Apparently, USC athletic director Pat Haden had seen enough. As USC flew back on its team charter early Sunday morning after a loss to Arizona State, only Haden knew when the plane landed he would fire Lane Kiffin.
The decision came after a game in which the Trojans gave up a school-record 62 points for the second time in as many seasons -- and suffered a seventh loss in the last 11 games -- but this wasn’t really about just one game. It was about an athletic director who had tried to support a coach, even in the face of overwhelming fan discontent, and finally came to realize that the time had come for him to act.
There is no doubt that there is an element of surprise to Haden’s decision to fire Kiffin in the middle of the season. It’s been well-documented that Haden had backed Kiffin “150 percent” at the end of the 2012 season. He reiterated that support before the 2013 season began with a video that claimed Kiffin was not on the proverbial “coaching hot seat.”
However, in the end, Haden could no longer ignore the reality of what had transpired with his program. No matter how much he wanted to believe that Kiffin was the right guy, the evidence proved he wasn't. There were simply too many issues, too many missteps and not enough good football.
It’s no secret that Kiffin was a polarizing figure, but Haden thought he had a solid fundamental football coach as well. Haden talked often about how he thought Kiffin was a “dynamic” playcaller with good recruiting skills. He talked about how Kiffin was still a relatively young coach who could mature on the job, and he asked for patience as Kiffin dealt with NCAA sanctions.
That stance was not a popular one among USC fans. The tailspin from the 2012 season and the numerous distractions brought about by Kiffin (walking out on the media, jersey-switching, ball deflating) were enough for many Cardinal and Gold faithful to make up their minds. The fact that the Trojans became the first team since the 1960s to begin the season ranked No. 1 and finish outside the Top 25 only added fuel to the fire.
By the time the Trojans fell to Washington State on Sept. 7, a game in which they had only 54 passing yards, the fans thought it was time to let Haden know exactly how they felt. There were boos during the game -- that part wasn’t surprising -- but the chants of “Fire Kiffin” that reverberated throughout the crowd in the fourth quarter were new. Several longtime observers said they could never remember similar chants in their years of watching Trojans football.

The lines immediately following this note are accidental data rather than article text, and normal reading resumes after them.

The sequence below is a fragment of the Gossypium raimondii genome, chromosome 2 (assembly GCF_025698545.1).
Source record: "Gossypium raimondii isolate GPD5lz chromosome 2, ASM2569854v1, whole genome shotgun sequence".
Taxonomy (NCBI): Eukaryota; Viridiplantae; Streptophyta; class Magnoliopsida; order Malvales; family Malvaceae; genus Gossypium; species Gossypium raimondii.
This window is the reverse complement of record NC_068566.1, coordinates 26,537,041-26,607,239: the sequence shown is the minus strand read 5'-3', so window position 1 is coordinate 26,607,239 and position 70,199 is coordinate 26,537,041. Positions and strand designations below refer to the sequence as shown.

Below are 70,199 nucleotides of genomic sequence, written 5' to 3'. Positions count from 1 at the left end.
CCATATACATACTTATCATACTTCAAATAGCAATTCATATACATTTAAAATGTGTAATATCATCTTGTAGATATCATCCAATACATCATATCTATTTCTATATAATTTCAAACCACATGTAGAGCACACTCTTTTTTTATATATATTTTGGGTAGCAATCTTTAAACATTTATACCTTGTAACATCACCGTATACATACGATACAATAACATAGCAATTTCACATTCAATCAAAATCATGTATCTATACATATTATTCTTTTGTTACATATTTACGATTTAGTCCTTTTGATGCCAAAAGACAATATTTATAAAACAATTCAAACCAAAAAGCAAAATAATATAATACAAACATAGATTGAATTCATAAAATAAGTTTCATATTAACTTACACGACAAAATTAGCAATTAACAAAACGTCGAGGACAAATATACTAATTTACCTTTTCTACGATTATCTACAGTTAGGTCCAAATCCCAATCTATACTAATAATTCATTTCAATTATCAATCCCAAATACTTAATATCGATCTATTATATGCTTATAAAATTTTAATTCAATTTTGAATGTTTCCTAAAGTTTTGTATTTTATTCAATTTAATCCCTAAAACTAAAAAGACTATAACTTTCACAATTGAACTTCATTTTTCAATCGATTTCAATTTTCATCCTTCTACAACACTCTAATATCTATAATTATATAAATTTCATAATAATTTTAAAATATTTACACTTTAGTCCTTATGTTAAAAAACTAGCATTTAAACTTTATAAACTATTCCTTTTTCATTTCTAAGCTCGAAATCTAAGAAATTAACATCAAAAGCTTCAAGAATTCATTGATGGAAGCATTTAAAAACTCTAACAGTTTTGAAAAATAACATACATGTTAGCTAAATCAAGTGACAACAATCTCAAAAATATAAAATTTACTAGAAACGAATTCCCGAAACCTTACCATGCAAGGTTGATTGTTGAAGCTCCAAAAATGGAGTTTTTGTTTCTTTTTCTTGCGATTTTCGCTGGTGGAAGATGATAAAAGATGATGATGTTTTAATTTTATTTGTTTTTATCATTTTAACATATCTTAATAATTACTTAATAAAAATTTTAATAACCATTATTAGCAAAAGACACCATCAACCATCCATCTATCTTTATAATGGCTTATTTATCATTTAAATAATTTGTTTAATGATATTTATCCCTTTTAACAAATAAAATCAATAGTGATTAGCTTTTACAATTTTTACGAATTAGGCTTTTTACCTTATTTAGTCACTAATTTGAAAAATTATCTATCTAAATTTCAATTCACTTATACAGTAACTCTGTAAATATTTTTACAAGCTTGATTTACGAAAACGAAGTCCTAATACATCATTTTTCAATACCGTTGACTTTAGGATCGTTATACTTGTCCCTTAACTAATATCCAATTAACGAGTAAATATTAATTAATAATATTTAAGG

Haden didn’t tip his hand on Kiffin, so USC fans had no way of knowing that the end was near. The ASU game was thought to be a good test to see where these Trojans stood. Unfortunately for Kiffin, the test and results weren't positive.
So now Haden is faced with the biggest decision of his USC tenure. Chances are he will name an interim coach for the remainder of the season, and then he will look to place his stamp on the program with the hiring of a new coach. A source told ESPN's Joe Schad that assistant head coach Ed Orgeron will be named interim coach.
There has been talk that the USC job may not be as attractive as it once was, but that theory is about to be proved wrong.
The Trojans are on the tail end of NCAA sanctions, so there is a light at the end of that tunnel.
This is still USC football, one of the elite bluebloods of college football which is located in the heart of a fertile recruiting territory with brand-new facilities and the ability to offer a top-notch education.
Haden will have a wide selection of candidates to choose from. One thing we know about Haden -- a thoughtful and intelligent man -- is that he will take his time to make sure he gets the decision right.